That’s understandable. Social media moves like a cheetah on rocket skates, and for some social-media marketing professionals, being able to predict the Next Big Thing can mean attention, caché and credibility. For others, it’s not a professional drive so much as a fascination with what’s new and hip — akin to being a fan of a band without a record deal or raving about a little hole-in-the-wall diner nobody’s ever heard of. And some folks are still pining for that perfect social network, the one that just does everything right.
The trouble is that there is no Next Big Thing — at least, not yet. Facebook isn’t showing any signs of a MySpace-style collapse. Location-based networks are still limited by smartphone-adoption rates. And as for Google’s long-rumored social-network project — let’s just say I’ve been burned by Google before, and I’ll believe it when I see it.
So forget about the Next Big Thing. What you want to be looking out for are the Awesome Little Things — networks with specialized functions, unique features and cool underlying technology that may not have the mass appeal that Facebook does but still have the capacity to push the social-media sphere to a new level. These are the networks that have the potential to drive consumer demand, inspire the big boys and maybe even be integrated into a more popular network via a buyout.
Here are a few of the networks I’m watching. I’m not saying these guys are all going to turn the industry on its ear. But they’re all trying to push things forward, rather than just cash in on another network’s success.
- Diaspora: Of all these Awesome Little Things, Disaspora has the most buzz by a country mile. The pitch is that it’s an open-source social network that allows users total control over their information. Since grabbing headlines last spring, information about the network has been fairly scarce. That’s about to change, as Diaspora is set to officially launch on Sept. 15. Privacy is obviously the big hook here, but it will be interesting to see if the site’s feature set is robust enough to provide a compelling Facebook alternative.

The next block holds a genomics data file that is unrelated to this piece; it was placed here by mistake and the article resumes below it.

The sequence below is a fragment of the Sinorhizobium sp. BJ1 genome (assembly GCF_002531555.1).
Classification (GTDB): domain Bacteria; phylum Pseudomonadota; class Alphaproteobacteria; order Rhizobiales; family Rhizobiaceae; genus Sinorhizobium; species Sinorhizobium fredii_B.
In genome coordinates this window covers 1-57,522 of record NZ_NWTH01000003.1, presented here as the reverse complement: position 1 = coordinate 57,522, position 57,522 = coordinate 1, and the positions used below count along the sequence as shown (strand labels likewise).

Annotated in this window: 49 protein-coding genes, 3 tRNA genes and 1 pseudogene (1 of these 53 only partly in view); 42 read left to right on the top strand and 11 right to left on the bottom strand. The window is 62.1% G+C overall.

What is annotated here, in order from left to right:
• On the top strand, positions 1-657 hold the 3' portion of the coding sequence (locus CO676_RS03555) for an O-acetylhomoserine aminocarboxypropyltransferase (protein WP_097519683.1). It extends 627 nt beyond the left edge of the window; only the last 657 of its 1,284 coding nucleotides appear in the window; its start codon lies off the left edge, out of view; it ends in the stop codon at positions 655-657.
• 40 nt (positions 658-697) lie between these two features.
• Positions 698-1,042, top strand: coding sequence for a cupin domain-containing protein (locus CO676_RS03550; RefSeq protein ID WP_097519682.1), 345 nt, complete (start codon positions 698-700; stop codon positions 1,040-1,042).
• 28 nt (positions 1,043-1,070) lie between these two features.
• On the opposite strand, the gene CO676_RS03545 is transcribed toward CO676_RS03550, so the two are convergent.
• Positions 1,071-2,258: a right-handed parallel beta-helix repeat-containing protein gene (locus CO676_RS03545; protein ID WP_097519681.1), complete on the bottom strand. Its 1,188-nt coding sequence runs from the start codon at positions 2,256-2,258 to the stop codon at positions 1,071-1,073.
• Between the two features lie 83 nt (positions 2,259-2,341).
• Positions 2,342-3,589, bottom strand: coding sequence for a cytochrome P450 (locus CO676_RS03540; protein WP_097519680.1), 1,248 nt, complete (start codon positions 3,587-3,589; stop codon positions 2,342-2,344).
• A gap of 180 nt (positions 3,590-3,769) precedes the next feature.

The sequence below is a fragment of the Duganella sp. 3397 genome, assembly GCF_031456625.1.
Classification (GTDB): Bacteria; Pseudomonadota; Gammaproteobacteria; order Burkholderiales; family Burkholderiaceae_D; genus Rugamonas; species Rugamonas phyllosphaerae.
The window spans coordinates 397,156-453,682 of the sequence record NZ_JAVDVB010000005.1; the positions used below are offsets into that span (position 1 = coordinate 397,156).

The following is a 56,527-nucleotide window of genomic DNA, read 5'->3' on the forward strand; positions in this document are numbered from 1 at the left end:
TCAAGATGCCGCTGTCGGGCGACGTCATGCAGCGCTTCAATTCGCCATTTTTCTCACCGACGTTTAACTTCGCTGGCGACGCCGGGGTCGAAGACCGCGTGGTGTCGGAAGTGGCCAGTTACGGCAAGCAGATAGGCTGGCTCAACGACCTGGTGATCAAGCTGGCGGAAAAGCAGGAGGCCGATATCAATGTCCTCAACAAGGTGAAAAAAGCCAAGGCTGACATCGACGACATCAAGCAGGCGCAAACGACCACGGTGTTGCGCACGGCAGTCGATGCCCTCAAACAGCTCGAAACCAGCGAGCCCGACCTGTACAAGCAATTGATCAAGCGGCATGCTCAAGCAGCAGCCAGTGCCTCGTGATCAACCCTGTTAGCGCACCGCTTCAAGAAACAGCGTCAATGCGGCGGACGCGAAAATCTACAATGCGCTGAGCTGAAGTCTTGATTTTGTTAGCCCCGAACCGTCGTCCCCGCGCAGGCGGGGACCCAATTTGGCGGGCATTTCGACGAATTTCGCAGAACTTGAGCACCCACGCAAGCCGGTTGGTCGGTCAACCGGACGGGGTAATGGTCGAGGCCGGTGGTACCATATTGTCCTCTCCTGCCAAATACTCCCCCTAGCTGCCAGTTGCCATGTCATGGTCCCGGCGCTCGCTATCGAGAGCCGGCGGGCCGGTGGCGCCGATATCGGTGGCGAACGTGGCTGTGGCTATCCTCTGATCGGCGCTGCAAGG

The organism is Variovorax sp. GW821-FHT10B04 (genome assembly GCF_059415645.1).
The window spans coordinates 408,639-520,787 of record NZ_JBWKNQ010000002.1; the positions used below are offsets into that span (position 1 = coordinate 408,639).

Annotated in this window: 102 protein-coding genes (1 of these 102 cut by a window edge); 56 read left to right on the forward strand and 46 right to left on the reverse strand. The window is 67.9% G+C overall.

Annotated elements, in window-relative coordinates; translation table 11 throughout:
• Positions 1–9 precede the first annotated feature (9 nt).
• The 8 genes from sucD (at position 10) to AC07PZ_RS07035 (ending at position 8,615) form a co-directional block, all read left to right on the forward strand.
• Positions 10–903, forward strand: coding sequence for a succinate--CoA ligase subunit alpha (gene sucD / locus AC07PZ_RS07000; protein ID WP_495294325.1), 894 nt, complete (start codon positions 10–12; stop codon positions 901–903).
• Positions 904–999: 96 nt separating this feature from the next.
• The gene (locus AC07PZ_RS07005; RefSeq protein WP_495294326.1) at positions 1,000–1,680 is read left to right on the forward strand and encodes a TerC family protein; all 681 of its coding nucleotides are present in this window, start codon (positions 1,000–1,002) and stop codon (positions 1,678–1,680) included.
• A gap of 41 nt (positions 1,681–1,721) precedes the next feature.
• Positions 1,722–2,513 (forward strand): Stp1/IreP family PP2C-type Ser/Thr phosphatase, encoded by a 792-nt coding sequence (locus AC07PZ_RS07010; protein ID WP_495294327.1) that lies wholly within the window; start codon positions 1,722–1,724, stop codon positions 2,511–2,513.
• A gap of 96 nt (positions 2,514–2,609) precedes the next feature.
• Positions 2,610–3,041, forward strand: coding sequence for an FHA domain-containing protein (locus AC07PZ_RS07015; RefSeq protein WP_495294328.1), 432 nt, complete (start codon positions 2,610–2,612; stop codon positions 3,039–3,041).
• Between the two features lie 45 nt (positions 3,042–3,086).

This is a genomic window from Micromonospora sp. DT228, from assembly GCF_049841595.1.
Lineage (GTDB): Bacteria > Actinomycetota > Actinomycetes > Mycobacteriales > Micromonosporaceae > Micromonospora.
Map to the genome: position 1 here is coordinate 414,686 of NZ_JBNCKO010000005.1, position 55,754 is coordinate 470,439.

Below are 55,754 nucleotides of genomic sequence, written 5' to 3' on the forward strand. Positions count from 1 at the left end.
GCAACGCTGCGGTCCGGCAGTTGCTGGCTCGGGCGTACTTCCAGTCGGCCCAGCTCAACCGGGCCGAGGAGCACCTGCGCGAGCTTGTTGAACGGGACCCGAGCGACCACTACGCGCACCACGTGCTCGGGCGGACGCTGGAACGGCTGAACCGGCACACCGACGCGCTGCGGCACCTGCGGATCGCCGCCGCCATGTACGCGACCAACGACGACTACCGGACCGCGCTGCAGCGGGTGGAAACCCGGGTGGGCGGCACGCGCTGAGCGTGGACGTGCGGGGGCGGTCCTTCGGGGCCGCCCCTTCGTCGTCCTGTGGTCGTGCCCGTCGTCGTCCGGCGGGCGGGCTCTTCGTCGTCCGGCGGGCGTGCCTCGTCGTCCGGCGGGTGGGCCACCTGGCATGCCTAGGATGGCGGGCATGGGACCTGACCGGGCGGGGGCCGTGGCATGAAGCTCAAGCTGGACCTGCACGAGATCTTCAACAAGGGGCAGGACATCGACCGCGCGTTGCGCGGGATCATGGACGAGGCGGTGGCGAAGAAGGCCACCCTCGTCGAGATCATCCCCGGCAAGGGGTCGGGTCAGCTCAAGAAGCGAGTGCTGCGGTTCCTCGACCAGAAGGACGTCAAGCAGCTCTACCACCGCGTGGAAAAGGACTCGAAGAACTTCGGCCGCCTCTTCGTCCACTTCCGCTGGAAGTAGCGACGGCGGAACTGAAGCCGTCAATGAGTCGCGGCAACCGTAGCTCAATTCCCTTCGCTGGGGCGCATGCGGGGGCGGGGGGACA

- AllMyBiz: I confess, I do not love the name, but I love the idea — a social network that makes it easy to partition your personal and professional lives. A lot of people (myself included) neglect either Facebook or LinkedIn because we just don’t have the bandwidth to fit in another network. The ability to separate my professional life (journalism, content aggregation, e-mail newsletters) from my after-hours pursuits (running, video games, homemade pickles) without a lot of fuss makes a lot of sense to me. Sadly, it’s still in closed beta.
- Face2Face: Whenever I hear someone object to location-aware social networks, the word “creepy” invariably comes up. And lets face it, there are certain risks that come with choosing to broadcast your location. But I like the possibility of serendipity that comes with location-based networks. Everyone likes to unexpectedly bump into a friend — at a party, in an airport, on the street — and Face2Face makes that more likely by telling you when someone you know is nearby, without actually telling you exactly where they are. That way, if you’d like to make plans to meet, you’ve got avenue for doing so — and if not, you can always pretend you didn’t get the message in time.
- Pip.io: Like Diaspora, part of Pip.io’s pitch is that it’s easy to control your privacy settings. But what I like about the network is the way it focuses content around actual conversations. In many ways, it’s like a combination of Twitter and old-school message boards. The ability to push updates out to Twitter doesn’t hurt.
- Grouply: I totally understand why Ning got rid of its free option — it was the right move for that company. But not all Ning users could afford to keep their own specialized social networks going under the new pay system. For those people, there is Grouply. I’m not sure Grouply competes with Ning’s feature set, but the price is definitely right.
- Scoop: Remember when Facebook was “thefacebook” and you had be in college to join? Yeah, me too. Those were the days, right? Well a new generation of studious youngsters is set to get their exclusive network, in the form of Scoop. What sets Scoop apart from old-school Facebook is the new network’s mobile angle. With investment dollars coming from Google CEO Eric Schmidt’s TomorrowVentures, Scoop is showing a lot of promise, though, like a lot of networks on this list, it’s still not open to the public.
What little-known social networks are you excited about?
Image credit: thesuperph, via iStockphoto